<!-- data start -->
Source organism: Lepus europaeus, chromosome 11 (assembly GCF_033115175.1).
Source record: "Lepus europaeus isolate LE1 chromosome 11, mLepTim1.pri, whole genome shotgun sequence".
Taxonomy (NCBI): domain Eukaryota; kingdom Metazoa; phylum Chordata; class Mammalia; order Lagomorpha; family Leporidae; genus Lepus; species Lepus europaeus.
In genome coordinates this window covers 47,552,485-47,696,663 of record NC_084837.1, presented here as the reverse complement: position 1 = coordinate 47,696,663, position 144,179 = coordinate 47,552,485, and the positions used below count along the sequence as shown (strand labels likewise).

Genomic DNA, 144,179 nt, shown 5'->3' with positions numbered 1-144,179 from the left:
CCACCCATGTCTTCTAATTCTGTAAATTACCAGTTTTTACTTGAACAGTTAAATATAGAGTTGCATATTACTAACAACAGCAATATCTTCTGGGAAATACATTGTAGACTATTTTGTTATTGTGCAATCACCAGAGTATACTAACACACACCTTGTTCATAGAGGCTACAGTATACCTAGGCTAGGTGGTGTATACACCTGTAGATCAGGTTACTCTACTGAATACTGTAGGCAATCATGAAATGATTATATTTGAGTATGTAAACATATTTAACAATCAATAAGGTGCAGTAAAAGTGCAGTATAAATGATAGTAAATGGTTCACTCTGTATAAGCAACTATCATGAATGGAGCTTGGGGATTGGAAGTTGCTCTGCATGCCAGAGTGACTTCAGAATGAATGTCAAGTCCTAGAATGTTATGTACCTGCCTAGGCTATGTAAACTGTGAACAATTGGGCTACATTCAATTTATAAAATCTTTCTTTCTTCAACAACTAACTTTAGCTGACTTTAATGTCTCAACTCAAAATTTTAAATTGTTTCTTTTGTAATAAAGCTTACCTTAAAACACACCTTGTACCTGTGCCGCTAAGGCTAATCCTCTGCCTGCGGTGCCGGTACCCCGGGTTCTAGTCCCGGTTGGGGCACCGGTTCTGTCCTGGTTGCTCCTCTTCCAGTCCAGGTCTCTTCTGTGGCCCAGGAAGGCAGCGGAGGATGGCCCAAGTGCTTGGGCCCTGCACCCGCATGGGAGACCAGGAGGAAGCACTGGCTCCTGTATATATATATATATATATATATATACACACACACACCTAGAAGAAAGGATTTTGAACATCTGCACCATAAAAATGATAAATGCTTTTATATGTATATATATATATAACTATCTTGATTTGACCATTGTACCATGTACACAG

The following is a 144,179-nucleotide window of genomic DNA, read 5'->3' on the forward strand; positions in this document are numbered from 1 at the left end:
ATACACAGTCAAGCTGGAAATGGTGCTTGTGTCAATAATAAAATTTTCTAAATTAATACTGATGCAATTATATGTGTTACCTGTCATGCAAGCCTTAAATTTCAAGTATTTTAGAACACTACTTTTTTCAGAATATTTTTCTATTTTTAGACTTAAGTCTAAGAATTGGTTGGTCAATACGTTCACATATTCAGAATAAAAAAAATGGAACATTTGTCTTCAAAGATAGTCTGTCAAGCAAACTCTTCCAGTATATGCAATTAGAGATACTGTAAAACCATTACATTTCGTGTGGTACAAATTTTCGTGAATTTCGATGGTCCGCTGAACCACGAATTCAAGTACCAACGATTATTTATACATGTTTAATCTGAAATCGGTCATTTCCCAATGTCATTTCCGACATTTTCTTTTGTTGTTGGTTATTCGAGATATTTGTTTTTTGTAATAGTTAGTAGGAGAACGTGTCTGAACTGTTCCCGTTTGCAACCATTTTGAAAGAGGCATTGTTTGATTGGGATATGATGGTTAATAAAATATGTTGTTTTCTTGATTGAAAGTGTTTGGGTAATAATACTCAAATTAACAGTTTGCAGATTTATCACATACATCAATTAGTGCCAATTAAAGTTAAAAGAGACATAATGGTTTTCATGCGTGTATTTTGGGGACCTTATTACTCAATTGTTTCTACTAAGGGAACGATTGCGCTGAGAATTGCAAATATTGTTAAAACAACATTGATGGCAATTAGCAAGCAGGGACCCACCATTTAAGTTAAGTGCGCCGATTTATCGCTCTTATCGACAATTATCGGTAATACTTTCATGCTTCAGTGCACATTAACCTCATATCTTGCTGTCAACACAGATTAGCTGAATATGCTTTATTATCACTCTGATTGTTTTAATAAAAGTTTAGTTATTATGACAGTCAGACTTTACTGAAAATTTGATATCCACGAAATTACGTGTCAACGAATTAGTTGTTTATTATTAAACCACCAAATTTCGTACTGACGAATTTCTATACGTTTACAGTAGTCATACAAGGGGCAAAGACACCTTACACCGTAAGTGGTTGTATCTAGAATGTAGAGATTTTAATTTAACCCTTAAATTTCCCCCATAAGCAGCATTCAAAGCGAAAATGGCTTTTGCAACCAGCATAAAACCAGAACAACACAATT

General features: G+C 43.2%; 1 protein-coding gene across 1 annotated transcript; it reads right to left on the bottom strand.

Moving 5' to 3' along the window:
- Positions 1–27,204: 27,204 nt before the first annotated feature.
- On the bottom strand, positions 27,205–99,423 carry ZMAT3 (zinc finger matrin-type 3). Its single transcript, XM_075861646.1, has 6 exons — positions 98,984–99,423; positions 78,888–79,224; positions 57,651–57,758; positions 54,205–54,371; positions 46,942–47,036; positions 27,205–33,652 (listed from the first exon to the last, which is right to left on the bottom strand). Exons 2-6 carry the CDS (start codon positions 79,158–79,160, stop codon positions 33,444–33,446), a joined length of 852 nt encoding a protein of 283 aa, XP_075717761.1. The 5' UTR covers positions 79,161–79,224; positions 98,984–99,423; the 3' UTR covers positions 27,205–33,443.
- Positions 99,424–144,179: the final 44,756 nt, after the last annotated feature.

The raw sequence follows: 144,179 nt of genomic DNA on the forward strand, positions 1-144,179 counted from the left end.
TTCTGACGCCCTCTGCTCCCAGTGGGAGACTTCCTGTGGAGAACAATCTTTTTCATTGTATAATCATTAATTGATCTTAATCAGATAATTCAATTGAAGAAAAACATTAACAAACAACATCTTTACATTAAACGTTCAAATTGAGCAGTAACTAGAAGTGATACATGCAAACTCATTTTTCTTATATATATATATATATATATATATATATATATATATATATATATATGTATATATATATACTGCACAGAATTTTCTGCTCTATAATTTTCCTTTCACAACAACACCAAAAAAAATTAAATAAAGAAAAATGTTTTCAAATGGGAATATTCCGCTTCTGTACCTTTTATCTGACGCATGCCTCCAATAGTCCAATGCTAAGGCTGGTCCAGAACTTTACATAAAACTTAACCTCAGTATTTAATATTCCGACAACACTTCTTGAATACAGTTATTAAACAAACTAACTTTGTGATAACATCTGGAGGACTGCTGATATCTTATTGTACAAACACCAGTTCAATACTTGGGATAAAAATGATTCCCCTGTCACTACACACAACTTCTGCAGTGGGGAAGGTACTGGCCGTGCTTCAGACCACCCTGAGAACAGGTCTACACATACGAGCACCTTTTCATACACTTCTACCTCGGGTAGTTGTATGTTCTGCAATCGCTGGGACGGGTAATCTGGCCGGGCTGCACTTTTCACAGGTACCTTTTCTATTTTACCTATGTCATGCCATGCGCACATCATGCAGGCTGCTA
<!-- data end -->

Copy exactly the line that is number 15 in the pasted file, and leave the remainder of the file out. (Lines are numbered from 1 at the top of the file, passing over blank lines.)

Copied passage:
TTCTGACGCCCTCTGCTCCCAGTGGGAGACTTCCTGTGGAGAACAATCTTTTTCATTGTATAATCATTAATTGATCTTAATCAGATAATTCAATTGAAGAAAAACATTAACAAACAACATCTTTACATTAAACGTTCAAATTGAGCAGTAACTAGAAGTGATACATGCAAACTCATTTTTCTTATATATATATATATATATATATATATATATATATATATATATATATGTATATATATATACTGCACAGAATTTTCTGCTCTATAATTTTCCTTTCACAACAACACCAAAAAAAATTAAATAAAGAAAAATGTTTTCAAATGGGAATATTCCGCTTCTGTACCTTTTATCTGACGCATGCCTCCAATAGTCCAATGCTAAGGCTGGTCCAGAACTTTACATAAAACTTAACCTCAGTATTTAATATTCCGACAACACTTCTTGAATACAGTTATTAAACAAACTAACTTTGTGATAACATCTGGAGGACTGCTGATATCTTATTGTACAAACACCAGTTCAATACTTGGGATAAAAATGATTCCCCTGTCACTACACACAACTTCTGCAGTGGGGAAGGTACTGGCCGTGCTTCAGACCACCCTGAGAACAGGTCTACACATACGAGCACCTTTTCATACACTTCTACCTCGGGTAGTTGTATGTTCTGCAATCGCTGGGACGGGTAATCTGGCCGGGCTGCACTTTTCACAGGTACCTTTTCTATTTTACCTATGTCATGCCATGCGCACATCATGCAGGCTGCTA